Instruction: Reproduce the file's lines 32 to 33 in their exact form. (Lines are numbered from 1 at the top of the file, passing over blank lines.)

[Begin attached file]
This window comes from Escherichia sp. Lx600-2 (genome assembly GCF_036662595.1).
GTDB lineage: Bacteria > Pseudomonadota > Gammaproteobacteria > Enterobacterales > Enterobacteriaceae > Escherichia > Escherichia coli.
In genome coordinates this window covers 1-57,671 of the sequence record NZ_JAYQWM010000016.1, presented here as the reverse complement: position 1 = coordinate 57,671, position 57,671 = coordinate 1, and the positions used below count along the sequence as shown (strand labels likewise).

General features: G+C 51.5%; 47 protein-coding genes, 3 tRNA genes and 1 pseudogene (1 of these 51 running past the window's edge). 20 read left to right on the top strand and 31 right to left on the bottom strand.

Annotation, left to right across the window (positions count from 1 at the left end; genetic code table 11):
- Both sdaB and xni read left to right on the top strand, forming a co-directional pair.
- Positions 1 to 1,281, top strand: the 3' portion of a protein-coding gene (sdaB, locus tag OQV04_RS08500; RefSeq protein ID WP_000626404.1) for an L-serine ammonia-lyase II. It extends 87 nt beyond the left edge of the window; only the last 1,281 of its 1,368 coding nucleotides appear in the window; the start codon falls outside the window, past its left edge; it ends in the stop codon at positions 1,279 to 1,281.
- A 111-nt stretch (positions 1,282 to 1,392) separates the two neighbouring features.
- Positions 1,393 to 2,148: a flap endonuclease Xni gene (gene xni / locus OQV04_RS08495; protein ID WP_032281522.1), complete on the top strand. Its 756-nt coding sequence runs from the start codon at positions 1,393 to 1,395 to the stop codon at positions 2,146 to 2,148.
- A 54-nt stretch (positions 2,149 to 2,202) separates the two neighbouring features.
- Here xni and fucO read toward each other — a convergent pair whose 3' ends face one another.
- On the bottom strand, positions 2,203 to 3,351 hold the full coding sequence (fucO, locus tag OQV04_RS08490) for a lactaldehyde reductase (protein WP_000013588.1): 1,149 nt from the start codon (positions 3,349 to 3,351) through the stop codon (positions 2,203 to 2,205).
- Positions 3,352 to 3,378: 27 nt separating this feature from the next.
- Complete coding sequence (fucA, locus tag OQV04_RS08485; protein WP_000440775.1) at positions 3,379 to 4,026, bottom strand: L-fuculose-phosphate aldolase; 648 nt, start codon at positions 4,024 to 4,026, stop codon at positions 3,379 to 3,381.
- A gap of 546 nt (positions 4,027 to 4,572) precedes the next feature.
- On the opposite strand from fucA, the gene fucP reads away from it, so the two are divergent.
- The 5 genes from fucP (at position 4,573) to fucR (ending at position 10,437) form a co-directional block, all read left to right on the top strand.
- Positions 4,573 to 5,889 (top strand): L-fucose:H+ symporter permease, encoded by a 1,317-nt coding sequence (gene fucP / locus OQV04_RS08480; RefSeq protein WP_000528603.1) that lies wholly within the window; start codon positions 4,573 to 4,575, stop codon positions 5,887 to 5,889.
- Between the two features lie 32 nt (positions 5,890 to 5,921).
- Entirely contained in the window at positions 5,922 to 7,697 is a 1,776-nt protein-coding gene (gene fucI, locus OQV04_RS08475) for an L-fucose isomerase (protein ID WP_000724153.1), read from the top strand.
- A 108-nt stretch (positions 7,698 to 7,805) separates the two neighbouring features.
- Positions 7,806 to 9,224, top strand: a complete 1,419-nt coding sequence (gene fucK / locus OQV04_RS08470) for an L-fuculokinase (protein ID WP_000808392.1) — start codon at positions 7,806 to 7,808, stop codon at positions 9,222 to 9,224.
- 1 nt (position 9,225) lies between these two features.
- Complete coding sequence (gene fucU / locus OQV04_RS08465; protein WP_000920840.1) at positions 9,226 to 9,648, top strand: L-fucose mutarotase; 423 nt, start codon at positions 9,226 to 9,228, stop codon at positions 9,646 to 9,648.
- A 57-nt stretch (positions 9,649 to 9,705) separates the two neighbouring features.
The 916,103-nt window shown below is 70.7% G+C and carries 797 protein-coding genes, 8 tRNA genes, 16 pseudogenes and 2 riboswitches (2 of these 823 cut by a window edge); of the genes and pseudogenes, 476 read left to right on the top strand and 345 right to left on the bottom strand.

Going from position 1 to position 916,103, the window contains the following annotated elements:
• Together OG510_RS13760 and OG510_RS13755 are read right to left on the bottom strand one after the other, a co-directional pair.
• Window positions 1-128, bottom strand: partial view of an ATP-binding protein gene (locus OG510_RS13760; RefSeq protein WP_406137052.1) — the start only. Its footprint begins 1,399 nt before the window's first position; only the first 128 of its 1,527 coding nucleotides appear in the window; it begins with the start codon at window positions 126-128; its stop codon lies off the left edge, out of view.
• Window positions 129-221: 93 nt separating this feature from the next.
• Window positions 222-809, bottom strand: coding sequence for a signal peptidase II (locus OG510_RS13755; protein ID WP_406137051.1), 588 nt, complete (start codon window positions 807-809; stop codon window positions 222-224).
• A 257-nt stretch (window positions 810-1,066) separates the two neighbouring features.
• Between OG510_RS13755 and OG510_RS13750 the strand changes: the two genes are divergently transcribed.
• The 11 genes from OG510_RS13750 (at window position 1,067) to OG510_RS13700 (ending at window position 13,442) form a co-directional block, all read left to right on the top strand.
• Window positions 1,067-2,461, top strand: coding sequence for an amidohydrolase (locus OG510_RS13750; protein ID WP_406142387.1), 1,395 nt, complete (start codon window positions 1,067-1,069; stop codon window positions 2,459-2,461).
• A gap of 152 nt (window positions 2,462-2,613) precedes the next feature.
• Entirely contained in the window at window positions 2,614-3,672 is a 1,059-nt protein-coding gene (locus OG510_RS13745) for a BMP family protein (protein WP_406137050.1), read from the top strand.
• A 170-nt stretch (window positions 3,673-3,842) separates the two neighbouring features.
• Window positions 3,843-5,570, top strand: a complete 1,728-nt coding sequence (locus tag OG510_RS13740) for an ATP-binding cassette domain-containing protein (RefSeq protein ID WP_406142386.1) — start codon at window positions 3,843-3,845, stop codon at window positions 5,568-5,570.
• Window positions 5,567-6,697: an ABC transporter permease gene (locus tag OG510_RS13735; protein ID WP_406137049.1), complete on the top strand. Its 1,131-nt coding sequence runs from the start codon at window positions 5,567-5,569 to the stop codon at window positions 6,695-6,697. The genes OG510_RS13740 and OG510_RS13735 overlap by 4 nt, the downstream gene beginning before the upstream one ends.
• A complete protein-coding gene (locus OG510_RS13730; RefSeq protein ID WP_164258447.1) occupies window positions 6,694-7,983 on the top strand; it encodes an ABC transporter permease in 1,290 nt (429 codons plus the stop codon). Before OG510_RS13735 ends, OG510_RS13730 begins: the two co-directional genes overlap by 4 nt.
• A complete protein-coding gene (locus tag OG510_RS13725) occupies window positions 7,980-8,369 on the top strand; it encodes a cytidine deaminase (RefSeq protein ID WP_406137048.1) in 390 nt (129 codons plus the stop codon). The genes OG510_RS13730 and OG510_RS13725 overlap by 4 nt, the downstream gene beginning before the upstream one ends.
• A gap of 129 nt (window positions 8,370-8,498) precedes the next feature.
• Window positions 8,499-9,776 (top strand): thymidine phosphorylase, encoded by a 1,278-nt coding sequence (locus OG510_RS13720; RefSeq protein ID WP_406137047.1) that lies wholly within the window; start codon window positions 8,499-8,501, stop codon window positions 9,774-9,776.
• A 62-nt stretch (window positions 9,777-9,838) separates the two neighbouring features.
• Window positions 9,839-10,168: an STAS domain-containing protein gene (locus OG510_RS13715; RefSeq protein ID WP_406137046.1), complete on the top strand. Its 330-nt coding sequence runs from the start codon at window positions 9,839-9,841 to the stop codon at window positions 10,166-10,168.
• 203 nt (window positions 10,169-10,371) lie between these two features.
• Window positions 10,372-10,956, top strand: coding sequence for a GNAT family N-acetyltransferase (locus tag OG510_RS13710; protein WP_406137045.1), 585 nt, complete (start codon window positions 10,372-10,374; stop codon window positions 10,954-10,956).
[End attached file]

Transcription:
• A 257-nt stretch (window positions 810-1,066) separates the two neighbouring features.
• Between OG510_RS13755 and OG510_RS13750 the strand changes: the two genes are divergently transcribed.